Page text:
The Concord Coalition says this year‘s reports from the trustees of Social Security and Medicare tell a familiar tale of generational unfairness: Both programs contribute to higher budget deficits even while consuming a growing share of resources and squeezing out other priorities. At the same time, neither program can pay the full amount of promised benefits under current law.
“Today the trustees once again warn that Medicare and Social Security are not on sound financial ground,” said Robert L. Bixby, Concord’s executive director. “Sudden and substantial benefit cuts await beneficiaries in less than 20 years — well within the lifetimes of many current beneficiaries — if lawmakers fail to act. Any ‘political leader’ worthy of that title, including those out on the 2020 campaign trail, should make it a priority to find solutions that are both fiscally and generationally responsible.”
Bixby added: “The trustees’ warnings seem all the more alarming because the country is not in a position of current or projected fiscal strength. Delaying reforms, however, would simply exaggerate the generational inequities of reform. For example, the trustees say it would now take an immediate and permanent benefit cut of 17 percent to keep the Social Security trust fund solvent for 75 years. Waiting until 2035 to take action would increase that benefit cut to 23 percent.”
It is important to remember that neither of these important programs “pay for themselves.”
The trustees’ reports confirm that Social Security and Medicare Part A (Hospital Insurance) will experience growing cash deficits in the future as they pay out more than they receive from their respective payroll taxes.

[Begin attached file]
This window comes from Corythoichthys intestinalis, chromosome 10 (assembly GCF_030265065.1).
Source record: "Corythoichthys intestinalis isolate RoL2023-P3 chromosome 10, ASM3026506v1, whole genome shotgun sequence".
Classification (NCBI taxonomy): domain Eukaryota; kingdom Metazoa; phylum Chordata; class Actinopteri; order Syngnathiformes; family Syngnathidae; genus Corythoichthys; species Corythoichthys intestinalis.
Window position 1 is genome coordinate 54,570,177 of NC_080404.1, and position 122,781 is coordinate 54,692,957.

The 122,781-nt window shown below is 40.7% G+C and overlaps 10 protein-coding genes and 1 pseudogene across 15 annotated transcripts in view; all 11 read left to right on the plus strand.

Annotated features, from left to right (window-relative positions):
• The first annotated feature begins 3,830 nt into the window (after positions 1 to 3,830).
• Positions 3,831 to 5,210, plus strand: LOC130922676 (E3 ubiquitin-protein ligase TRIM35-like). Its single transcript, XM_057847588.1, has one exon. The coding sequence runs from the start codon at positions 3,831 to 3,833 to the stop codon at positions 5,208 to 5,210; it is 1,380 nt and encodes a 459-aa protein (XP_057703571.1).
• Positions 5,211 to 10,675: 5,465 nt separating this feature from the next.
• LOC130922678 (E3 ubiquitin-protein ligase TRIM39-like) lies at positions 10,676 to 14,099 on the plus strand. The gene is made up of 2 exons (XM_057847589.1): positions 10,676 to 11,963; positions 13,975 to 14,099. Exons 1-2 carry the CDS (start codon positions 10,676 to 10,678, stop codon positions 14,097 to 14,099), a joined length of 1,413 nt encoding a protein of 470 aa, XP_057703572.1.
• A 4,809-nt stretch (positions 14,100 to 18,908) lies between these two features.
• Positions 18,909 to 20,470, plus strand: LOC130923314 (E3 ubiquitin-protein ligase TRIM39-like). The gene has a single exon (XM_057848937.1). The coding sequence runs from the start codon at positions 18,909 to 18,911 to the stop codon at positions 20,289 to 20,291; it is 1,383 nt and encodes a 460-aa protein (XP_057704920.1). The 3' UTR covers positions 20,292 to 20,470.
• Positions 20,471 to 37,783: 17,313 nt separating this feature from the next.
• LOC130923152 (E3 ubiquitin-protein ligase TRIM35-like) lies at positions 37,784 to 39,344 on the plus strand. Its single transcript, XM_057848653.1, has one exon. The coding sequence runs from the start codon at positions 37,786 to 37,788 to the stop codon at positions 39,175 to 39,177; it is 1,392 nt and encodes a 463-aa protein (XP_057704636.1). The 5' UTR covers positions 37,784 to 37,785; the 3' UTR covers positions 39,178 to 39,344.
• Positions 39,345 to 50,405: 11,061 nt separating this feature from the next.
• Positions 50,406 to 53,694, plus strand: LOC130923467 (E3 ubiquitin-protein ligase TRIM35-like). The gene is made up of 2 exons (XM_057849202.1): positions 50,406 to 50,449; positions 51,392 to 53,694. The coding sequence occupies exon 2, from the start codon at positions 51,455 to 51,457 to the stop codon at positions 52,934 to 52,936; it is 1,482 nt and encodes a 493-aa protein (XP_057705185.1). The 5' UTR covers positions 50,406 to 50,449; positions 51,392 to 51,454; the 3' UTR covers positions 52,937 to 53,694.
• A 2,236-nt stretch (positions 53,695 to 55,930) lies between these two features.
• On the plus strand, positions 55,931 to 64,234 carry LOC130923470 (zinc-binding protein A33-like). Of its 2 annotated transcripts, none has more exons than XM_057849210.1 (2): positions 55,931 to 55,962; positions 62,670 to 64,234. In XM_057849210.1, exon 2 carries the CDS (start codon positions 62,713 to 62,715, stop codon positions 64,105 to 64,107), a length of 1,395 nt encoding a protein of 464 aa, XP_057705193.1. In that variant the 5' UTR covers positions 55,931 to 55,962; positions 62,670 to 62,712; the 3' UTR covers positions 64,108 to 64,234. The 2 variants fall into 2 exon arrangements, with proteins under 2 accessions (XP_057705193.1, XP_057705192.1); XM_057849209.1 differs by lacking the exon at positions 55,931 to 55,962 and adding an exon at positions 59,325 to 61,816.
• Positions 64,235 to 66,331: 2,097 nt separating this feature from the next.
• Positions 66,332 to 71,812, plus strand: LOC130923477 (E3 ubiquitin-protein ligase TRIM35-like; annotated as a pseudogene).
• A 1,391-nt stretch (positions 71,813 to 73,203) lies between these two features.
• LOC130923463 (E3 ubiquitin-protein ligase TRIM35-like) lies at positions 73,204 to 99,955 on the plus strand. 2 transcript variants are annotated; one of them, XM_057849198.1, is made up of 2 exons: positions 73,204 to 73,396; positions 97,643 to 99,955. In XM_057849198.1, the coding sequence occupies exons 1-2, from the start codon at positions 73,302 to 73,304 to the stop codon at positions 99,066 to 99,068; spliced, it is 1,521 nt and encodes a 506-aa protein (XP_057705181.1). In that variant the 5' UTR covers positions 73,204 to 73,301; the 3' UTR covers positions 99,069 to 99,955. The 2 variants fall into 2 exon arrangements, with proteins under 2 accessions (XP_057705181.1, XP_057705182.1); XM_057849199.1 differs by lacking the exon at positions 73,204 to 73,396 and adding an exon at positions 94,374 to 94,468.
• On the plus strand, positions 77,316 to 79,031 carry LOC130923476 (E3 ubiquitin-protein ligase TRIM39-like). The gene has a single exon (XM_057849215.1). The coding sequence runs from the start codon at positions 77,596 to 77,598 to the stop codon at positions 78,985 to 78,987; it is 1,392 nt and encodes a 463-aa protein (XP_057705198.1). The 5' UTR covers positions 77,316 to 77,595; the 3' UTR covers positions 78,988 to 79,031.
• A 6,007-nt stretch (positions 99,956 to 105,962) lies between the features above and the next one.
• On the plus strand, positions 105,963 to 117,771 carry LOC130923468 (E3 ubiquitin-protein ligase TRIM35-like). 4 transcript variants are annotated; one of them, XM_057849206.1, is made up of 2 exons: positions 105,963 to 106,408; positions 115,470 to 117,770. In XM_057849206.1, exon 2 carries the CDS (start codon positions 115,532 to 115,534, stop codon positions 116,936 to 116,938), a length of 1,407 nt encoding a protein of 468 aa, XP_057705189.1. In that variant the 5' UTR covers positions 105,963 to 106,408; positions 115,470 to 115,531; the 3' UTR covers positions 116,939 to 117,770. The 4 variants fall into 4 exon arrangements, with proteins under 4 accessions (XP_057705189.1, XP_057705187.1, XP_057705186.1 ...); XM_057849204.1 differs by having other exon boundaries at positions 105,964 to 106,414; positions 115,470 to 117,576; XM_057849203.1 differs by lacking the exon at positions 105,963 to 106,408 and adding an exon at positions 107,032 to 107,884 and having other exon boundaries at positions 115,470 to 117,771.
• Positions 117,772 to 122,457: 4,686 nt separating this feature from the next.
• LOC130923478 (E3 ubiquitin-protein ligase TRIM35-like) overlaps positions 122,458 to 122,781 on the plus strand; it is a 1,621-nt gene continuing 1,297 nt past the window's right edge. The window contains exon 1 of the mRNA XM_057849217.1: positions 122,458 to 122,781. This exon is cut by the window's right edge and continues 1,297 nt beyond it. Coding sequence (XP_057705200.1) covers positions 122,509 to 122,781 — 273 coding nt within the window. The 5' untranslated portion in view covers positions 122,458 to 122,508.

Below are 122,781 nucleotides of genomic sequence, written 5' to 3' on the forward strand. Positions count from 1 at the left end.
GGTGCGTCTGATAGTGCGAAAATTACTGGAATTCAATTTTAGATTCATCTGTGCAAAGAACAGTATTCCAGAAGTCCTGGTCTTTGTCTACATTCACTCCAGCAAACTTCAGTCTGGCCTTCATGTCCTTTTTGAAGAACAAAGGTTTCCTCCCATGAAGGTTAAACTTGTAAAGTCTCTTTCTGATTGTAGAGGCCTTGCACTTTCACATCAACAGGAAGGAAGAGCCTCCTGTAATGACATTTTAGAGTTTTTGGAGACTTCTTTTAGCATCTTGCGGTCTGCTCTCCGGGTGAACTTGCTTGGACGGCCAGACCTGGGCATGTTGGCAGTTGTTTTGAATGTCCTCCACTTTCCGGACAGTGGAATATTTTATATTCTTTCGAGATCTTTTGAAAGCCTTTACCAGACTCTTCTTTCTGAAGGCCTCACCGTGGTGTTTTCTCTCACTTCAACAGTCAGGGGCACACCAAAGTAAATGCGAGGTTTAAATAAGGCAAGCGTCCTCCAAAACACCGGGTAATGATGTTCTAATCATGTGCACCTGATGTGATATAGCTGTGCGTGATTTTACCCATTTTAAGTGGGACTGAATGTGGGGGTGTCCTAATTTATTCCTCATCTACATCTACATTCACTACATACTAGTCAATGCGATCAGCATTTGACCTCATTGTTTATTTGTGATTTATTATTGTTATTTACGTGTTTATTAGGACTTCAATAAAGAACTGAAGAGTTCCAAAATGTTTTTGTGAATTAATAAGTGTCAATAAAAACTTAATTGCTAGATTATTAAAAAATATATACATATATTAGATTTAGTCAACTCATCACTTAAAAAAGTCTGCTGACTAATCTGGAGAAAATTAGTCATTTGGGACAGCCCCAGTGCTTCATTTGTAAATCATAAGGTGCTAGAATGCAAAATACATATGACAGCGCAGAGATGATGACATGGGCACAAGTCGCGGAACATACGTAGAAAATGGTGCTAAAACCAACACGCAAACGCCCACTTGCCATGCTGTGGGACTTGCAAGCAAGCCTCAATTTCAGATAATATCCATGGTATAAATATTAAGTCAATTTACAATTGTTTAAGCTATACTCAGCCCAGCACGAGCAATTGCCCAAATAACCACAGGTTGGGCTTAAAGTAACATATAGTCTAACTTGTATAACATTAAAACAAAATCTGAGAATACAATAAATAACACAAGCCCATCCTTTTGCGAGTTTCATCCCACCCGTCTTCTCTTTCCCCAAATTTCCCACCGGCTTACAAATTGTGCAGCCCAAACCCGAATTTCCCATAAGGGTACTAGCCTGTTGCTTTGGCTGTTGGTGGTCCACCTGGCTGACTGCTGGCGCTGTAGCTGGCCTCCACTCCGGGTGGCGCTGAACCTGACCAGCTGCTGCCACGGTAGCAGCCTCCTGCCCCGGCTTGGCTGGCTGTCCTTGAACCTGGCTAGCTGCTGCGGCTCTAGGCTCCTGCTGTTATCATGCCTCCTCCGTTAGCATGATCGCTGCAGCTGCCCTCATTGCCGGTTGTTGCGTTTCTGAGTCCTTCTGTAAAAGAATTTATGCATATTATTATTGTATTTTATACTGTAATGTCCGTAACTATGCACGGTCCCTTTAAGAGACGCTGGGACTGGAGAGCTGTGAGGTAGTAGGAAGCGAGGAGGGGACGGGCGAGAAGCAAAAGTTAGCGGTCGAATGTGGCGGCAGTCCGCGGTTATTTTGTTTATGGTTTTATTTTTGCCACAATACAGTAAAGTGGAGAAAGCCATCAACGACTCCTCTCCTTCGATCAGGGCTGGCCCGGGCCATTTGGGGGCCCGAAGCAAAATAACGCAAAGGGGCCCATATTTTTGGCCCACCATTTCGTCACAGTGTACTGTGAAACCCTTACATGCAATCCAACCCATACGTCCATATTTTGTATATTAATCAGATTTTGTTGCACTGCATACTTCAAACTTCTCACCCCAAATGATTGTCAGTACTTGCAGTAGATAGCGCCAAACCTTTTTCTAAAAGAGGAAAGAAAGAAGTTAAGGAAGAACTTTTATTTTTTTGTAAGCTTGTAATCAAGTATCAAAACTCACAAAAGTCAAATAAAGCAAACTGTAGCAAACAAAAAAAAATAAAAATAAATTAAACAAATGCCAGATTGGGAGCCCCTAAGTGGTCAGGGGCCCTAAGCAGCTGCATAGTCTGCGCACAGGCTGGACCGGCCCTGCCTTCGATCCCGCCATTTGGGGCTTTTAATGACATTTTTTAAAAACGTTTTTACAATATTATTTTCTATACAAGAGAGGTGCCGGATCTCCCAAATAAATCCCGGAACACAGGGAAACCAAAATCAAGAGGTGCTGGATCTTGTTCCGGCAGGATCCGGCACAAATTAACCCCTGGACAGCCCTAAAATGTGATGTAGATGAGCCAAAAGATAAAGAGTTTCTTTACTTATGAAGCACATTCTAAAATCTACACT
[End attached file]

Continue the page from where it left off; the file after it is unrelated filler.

General federal revenues also support Medicare Part B, which provides various medical services, and Part D, which helps pay for medicine. By design, the premiums that older Americans pay for these parts of Medicare only cover about 25 percent of their costs.
According to the trustees, the general revenue subsidies for Social Security and Medicare are projected to total $431 billion this year, or 2 percent of GDP. This would consist of $81 billion for Social Security and $350 billion for Medicare. If full benefits were maintained in both programs, by 2043 the subsidies would more than double to 4.4 percent of GDP.
Key drivers of these rising costs are the large numbers of retiring baby boomers and growing health care costs. This means the government must spend more each year just to provide the same level of entitlement benefits to more people.
The trustees’ projections on how long the Medicare and Social Security trust funds will remain solvent receive considerable attention each year. Today’s reports say the combined Social Security trust funds will be exhausted in 2035, a year later than last year’s estimate. However, the projected depletion date for the largest Social Security trust fund — for old age and survivors’ benefits — remains 2034, the same as last year.
Medicare’s Hospital Insurance trust fund is expected to run dry in 2026, also reflecting no change from last year’s estimate.
These trust funds, however, are not the pots of ready cash that many people believe them to be. They are merely internal government accounting mechanisms that do not provide meaningful information about the fiscal and economic effects of these programs as their growth puts more pressure each year on the overall federal budget.
The Concord Coalition also notes that for the fourth year in a row, the public trustee positions have been left vacant. This is very serious omission.
The public trustees play a vital role in ensuring objective oversight of Social Security and Medicare finances. The two public trustees are the only trustees who are not members of the president’s administration, and by law one must be a member of the opposing party. Concord urges the president and Congress to agree on two credible candidates to fill these crucial positions in time for them to have a meaningful role in preparing the 2020 report.